The horrific rampage of the Islamic State of Iraq and the Levant (ISIL) has captured the world's attention. Many Western commentators claim that ISIL's crimes are unique, no longer practiced anywhere else in the civilized world. They argue that the group's barbarism is intrinsically Islamic, a product of the aggressive and archaic worldview which dominates the Muslim world. The ignorance of these claims is stunning.
Not only are there other organised groups whose depravity and threat to the United States far surpasses that of ISIL, they fail to engender the same kind of collective indignation and hysteria. This raises the question: Are Americans primarily concerned with ISIL's specific atrocities or with the fact that it is Muslims who are committing these crimes?
For example, even as US media establishments and policymakers radically inflate the threat posed by ISIL to the Middle East and United States, most Americans appear to be unaware of the institutional magnitude of Mexican drug cartels, let alone the scale of their atrocities or the threat they pose to the US.
Cartels versus ISIL
A recent United Nations report estimated nearly 9,000 civilians have been killed and 17,386 wounded in Iraq in 2014, more than half since ISIL fighters seized large parts of northern Iraq in June. It is likely that the group is responsible for another several thousand deaths in Syria. To be sure, these numbers are staggering. But drug cartels murdered more than 16,000 people in Mexico during 2013 alone, and another 60,000 from 2006 to 2012 - a rate of more than one killing every half hour for the last seven years. Even worse, these casualty estimates are from the Mexican government, which is known to deflate the actual death toll by around 50 percent.
But the casualties alone do not convey the depravity of the narcos: They carry out hundreds of beheadings every year. Beyond decapitation, they are known to dismember and otherwise mutilate the corpses of their victims - displaying piles of bodies prominently in towns to terrorise the public into compliance.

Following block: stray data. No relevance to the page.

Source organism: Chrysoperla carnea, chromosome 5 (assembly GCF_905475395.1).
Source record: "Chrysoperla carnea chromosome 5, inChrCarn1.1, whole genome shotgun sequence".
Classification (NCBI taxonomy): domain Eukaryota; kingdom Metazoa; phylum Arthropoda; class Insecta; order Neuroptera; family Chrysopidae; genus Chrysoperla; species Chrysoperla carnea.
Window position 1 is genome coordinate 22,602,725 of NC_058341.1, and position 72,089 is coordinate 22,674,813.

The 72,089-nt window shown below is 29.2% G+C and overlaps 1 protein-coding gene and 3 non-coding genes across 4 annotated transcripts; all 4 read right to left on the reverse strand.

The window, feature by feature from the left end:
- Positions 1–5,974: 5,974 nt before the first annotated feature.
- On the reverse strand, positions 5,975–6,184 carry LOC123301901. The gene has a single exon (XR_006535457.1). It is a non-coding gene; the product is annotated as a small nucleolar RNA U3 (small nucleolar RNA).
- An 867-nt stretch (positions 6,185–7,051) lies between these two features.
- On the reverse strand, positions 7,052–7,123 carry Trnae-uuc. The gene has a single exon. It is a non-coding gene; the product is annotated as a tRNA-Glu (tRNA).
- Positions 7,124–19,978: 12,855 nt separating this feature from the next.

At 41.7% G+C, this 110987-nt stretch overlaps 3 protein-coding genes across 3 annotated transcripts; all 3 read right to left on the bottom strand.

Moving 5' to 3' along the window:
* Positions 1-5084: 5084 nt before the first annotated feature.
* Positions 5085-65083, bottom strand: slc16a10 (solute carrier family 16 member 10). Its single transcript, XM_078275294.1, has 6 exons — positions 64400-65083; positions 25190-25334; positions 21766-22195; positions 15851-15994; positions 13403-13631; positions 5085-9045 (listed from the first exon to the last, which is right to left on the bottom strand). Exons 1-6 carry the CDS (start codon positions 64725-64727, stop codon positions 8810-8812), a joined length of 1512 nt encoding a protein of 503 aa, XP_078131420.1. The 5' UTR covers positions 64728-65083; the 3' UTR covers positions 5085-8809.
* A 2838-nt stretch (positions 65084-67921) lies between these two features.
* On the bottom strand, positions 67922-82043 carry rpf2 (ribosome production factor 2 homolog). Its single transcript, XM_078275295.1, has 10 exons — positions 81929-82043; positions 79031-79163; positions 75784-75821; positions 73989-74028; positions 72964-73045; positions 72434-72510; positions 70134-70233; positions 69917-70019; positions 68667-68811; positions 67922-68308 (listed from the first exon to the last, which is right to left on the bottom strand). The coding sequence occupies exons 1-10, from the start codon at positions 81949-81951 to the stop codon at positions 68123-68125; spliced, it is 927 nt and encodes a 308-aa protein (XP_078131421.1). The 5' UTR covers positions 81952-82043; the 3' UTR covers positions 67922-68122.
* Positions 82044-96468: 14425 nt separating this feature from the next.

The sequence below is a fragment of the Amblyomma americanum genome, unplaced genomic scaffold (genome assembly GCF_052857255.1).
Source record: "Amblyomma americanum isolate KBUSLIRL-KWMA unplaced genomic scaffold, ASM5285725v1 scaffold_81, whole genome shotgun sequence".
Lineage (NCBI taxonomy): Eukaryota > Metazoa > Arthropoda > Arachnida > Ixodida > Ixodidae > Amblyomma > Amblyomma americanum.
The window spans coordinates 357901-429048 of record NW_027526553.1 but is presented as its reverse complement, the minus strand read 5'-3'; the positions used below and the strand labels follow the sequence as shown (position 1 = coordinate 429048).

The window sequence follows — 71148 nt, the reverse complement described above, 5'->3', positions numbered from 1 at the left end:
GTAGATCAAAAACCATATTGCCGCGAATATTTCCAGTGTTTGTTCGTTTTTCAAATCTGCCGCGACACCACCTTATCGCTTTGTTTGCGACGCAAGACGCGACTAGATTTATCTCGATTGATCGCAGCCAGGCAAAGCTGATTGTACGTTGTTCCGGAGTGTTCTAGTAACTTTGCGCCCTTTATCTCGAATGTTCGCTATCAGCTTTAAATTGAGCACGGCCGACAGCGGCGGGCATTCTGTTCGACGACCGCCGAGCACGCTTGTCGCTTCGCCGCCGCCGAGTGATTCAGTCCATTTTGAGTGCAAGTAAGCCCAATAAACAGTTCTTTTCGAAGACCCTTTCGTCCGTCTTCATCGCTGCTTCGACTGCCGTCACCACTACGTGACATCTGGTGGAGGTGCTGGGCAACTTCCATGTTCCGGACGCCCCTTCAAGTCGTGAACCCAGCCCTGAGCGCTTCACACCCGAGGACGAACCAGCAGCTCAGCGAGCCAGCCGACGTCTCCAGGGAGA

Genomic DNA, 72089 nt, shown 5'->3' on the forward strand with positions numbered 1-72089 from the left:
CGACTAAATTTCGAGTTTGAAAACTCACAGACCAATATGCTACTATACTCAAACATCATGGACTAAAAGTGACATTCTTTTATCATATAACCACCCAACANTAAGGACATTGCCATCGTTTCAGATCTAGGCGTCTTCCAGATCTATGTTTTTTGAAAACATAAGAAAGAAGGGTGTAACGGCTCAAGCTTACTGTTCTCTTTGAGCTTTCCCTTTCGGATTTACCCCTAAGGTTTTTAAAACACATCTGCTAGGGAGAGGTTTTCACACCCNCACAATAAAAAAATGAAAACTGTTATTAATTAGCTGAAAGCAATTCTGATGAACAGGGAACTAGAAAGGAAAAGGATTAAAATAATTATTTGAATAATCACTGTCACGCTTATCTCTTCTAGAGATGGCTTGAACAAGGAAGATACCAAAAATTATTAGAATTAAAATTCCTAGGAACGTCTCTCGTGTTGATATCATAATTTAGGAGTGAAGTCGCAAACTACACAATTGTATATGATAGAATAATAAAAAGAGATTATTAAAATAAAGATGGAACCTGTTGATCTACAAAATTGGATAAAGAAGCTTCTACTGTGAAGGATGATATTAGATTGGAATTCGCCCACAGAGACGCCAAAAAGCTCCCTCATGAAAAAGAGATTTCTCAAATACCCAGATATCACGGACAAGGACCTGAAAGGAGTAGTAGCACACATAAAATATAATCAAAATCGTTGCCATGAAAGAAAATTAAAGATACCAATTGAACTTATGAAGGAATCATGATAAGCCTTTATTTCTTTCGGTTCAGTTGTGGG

The cartels routinely target women and children to further intimidate the communities they occupy. And much like ISIL, the cartels use social media to post pornographic images of their crimes.
Like ISIL, narcos recruit child soldiers, molding boys as young as 11 into assassins or sending them on suicide missions during armed confrontations with Mexico's army. They also kidnap tens of thousands of children every year to use as drug mules or prostitutes, or to simply kill and harvest their organs for sale on the black market.
Those who dare to call for reforms often end up dead. In September, with the apparent assistance of local police, cartels kidnapped and massacred 43 students at a teaching college near the Mexican town of Iguala in response to student protests. A search in the area for the students has uncovered a number of mass graves containing dozens of mutilated bodies burned almost beyond recognition, but none of the remains have been confirmed to be of the students.
While the Islamic militants have killed a handful of journalists, the cartels murdered as many as 57 since 2006 for reporting on cartel crimes; much of Mexico's media has been effectively silenced by intimidation or bribes. These censorship activities extend beyond professional media, with narcos tracking down and murdering ordinary citizens who criticise them on the Internet, leaving their naked and disemboweled corpses hanging in public venues. Yet intellectuals such as Sam Harris appear to be more outraged when Muslims protest or issue threats in response to blasphemous or anti-Muslim hate speech than when cartels murder dozens of journalists and systematically co-opt the media of an entire country.
Similarly, Westerners across various political spectrums were outraged when ISIL seized 1,500 Yezidi women, committing sexual violence against the captives and using them as slaves. Here again, the cartels’ capture and trafficking of women dwarfs that of ISIL. Additionally, narcos systematically use rape as a weapon of war and hold tens of thousands of Mexican citizens as slaves for their various enterprises.
Threat to homeland security